ZAWIYA, Libya – Libya’s rebels threatened to isolate Tripoli by blocking key supply routes and cutting oil pipelines on Monday after a dramatic weekend advance put them in the strongest position since the 6-month-old civil war began to attack Moammar Gadhafi’s stronghold.
In Washington, the Obama administration said the U.S. was encouraged by the rebel advances and hoped they had broken a months-long stalemate with Gadhafi’s forces.
“We are closing the roads for Gadhafi so there is no way for him to bring anything to Tripoli,” a rebel field commander, Jumma Dardira, told the Associated Press.
The rebels’ push into the strategic city of Zawiya on Saturday brought them within 30 miles of Tripoli, the closest they have ever gotten.
Also Monday, U.S. defense officials said Libyan government forces tapped into their stores of Scud missiles this weekend, firing one for the first time in this year’s conflict with rebels, but hurting no one.
The missile launch was detected by U.S. forces shortly after midnight Sunday and the Scud landed in the desert about 50 miles outside Brega, said one official, who spoke on condition of anonymity to discuss military operations.
Rebel and regime forces have battled over the strategic port city of Brega throughout the conflict, and control has swung back and forth between the two sides.
According to the military, the Scud missile was launched from a location about 50 miles east of Surt, a city on the Mediterranean coast about 230 miles east of Tripoli. Noting that Scuds are not precision-guided missiles, officials said they couldn’t tell if Brega was the target.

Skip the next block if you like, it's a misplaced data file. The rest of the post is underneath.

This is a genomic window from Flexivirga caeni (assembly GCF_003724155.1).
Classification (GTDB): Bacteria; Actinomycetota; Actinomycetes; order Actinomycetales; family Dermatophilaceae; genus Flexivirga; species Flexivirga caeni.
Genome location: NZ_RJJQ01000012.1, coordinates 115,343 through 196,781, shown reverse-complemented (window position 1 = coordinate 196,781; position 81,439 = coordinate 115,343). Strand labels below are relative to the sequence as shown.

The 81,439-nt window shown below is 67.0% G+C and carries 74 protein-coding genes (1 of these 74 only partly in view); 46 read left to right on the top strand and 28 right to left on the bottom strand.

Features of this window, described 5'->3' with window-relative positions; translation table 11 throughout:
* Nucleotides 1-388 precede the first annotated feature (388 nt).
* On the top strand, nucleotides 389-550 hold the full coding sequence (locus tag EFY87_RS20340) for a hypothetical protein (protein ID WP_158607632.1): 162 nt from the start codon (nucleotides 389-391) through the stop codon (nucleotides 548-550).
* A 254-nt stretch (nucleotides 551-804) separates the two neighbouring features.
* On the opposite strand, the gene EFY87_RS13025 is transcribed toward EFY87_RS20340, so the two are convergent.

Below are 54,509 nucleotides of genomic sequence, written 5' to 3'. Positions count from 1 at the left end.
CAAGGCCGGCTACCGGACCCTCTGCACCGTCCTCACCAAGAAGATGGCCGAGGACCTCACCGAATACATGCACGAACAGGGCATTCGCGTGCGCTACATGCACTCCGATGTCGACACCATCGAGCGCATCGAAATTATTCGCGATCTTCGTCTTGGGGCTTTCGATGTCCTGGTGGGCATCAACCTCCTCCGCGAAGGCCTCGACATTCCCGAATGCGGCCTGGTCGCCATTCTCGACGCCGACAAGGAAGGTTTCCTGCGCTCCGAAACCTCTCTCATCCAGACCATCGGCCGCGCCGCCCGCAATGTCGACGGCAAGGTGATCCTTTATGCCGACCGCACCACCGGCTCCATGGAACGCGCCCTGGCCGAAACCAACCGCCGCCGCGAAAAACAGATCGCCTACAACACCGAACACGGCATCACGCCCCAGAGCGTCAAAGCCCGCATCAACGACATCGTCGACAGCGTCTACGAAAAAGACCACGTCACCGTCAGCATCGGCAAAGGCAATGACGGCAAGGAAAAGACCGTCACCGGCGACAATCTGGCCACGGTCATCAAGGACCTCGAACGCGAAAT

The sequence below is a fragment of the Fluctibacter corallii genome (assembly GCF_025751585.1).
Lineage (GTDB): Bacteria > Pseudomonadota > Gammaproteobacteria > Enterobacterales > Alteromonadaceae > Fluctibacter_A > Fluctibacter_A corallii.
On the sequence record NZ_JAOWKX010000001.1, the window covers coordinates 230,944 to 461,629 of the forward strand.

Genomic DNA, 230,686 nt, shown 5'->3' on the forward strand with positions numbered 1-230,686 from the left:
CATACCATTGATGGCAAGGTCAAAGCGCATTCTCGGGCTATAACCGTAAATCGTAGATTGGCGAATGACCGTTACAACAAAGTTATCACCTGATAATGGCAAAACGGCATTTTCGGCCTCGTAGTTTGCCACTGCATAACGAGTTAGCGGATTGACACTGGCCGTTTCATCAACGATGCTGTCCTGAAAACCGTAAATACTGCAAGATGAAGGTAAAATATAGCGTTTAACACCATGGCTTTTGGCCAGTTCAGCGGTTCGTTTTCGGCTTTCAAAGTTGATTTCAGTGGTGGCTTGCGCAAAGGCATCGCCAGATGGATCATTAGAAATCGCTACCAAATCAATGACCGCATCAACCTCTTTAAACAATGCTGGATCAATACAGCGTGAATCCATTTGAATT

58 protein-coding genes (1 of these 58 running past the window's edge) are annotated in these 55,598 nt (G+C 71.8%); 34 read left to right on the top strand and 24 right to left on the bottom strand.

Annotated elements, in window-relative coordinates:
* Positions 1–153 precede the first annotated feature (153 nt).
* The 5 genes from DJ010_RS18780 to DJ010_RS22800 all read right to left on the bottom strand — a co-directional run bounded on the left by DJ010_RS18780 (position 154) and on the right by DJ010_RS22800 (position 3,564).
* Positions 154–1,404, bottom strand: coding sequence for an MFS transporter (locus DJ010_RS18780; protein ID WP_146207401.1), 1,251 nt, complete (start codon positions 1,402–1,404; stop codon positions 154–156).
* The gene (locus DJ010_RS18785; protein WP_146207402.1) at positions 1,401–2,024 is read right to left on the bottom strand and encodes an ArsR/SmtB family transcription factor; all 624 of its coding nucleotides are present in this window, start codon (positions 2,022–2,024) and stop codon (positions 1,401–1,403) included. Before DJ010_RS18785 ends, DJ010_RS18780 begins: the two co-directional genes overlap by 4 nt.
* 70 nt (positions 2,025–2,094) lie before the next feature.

Early in the conflict, NATO and U.S. forces targeted sites around the country where Gadhafi stored surface-to-surface missiles like Scuds, largely because they worried that he would use them to target areas beyond his control.
Two senior U.S. officials said it is too soon to tell whether the Scud strike was a singular incident or if it represents a new phase of fighting. Scuds have a range of up to 500 miles.
After three days of fierce battles for Zawiya, a city of 200,000 on the Mediterranean coast, rebel commanders said they controlled the south and west of the city and were fighting for the refineries. Oil-rich Libya’s only functioning refineries are in Zawiya.
Nuri el-Bouaisi, an oil production engineer in the city, said rebels had cut off pipelines that transport gasoline and diesel fuel to Tripoli.
“We shut down all four pipelines to Tripoli,” said el-Bouaisi, whose claim could not be verified.
The rebels are also determined to cut key supply routes to Tripoli from the Ras Ajdir border crossing with Tunisia in the west and from the south, where Libya borders Chad and Niger. These are critical lifelines with NATO imposing a no-fly zone over the country.